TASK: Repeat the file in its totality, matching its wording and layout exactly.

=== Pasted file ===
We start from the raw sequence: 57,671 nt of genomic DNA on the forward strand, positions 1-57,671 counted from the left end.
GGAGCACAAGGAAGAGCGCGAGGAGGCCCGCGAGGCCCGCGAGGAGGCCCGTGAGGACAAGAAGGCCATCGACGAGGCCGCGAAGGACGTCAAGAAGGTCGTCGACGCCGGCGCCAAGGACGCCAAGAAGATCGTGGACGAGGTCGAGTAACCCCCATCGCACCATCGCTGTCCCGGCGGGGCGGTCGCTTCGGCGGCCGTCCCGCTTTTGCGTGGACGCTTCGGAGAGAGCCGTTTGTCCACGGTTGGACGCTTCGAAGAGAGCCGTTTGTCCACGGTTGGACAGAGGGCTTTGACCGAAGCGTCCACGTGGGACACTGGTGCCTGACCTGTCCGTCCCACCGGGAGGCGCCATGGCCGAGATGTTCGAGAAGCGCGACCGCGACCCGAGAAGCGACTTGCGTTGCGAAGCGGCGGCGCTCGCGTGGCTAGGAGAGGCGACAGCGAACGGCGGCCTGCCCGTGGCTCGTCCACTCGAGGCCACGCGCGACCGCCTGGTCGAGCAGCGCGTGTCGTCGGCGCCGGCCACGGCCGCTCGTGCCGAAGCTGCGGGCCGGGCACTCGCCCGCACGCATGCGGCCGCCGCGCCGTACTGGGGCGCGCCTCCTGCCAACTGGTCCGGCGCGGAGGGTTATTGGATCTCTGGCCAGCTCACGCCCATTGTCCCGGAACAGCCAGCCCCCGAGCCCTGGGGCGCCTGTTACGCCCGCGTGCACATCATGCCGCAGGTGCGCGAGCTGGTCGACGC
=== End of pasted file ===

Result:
We start from the raw sequence: 57,671 nt of genomic DNA on the forward strand, positions 1-57,671 counted from the left end.
GGAGCACAAGGAAGAGCGCGAGGAGGCCCGCGAGGCCCGCGAGGAGGCCCGTGAGGACAAGAAGGCCATCGACGAGGCCGCGAAGGACGTCAAGAAGGTCGTCGACGCCGGCGCCAAGGACGCCAAGAAGATCGTGGACGAGGTCGAGTAACCCCCATCGCACCATCGCTGTCCCGGCGGGGCGGTCGCTTCGGCGGCCGTCCCGCTTTTGCGTGGACGCTTCGGAGAGAGCCGTTTGTCCACGGTTGGACGCTTCGAAGAGAGCCGTTTGTCCACGGTTGGACAGAGGGCTTTGACCGAAGCGTCCACGTGGGACACTGGTGCCTGACCTGTCCGTCCCACCGGGAGGCGCCATGGCCGAGATGTTCGAGAAGCGCGACCGCGACCCGAGAAGCGACTTGCGTTGCGAAGCGGCGGCGCTCGCGTGGCTAGGAGAGGCGACAGCGAACGGCGGCCTGCCCGTGGCTCGTCCACTCGAGGCCACGCGCGACCGCCTGGTCGAGCAGCGCGTGTCGTCGGCGCCGGCCACGGCCGCTCGTGCCGAAGCTGCGGGCCGGGCACTCGCCCGCACGCATGCGGCCGCCGCGCCGTACTGGGGCGCGCCTCCTGCCAACTGGTCCGGCGCGGAGGGTTATTGGATCTCTGGCCAGCTCACGCCCATTGTCCCGGAACAGCCAGCCCCCGAGCCCTGGGGCGCCTGTTACGCCCGCGTGCACATCATGCCGCAGGTGCGCGAGCTGGTCGACGC